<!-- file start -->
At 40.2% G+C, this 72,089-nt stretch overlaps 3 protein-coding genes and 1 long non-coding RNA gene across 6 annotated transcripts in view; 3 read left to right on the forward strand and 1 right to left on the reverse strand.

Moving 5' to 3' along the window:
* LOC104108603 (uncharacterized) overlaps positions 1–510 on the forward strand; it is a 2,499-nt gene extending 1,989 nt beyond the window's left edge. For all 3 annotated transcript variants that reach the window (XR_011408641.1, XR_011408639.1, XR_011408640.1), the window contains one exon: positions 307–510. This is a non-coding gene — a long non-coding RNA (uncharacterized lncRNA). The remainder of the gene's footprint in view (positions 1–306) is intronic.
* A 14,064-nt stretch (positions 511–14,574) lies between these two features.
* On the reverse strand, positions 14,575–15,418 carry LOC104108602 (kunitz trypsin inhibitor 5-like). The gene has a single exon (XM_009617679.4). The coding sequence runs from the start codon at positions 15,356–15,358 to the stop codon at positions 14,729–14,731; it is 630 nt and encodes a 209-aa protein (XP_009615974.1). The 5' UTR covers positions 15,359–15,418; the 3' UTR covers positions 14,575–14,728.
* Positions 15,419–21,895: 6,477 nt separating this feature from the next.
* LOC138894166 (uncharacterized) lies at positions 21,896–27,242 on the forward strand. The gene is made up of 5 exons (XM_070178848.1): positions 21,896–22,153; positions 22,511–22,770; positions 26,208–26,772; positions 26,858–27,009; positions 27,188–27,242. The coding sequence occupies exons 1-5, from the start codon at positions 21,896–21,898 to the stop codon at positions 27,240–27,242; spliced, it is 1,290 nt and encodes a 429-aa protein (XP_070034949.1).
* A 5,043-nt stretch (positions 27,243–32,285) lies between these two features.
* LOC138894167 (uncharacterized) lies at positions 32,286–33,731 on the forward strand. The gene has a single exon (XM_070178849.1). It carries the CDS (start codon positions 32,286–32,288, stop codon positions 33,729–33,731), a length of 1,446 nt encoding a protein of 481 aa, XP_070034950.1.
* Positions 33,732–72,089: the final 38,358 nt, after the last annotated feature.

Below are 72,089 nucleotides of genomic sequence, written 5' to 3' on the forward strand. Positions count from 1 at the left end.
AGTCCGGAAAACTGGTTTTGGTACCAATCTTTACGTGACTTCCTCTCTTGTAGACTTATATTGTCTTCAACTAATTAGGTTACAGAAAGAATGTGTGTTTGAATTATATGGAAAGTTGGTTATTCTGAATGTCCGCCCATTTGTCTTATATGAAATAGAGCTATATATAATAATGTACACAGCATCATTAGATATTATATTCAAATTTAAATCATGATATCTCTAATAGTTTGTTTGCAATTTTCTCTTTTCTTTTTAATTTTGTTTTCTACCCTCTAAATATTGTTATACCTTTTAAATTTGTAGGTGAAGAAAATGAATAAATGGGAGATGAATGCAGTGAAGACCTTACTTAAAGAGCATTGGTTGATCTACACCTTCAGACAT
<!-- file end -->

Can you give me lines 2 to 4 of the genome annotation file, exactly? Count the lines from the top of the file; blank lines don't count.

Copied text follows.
Moving 5' to 3' along the window:
* LOC104108603 (uncharacterized) overlaps positions 1–510 on the forward strand; it is a 2,499-nt gene extending 1,989 nt beyond the window's left edge. For all 3 annotated transcript variants that reach the window (XR_011408641.1, XR_011408639.1, XR_011408640.1), the window contains one exon: positions 307–510. This is a non-coding gene — a long non-coding RNA (uncharacterized lncRNA). The remainder of the gene's footprint in view (positions 1–306) is intronic.
* A 14,064-nt stretch (positions 511–14,574) lies between these two features.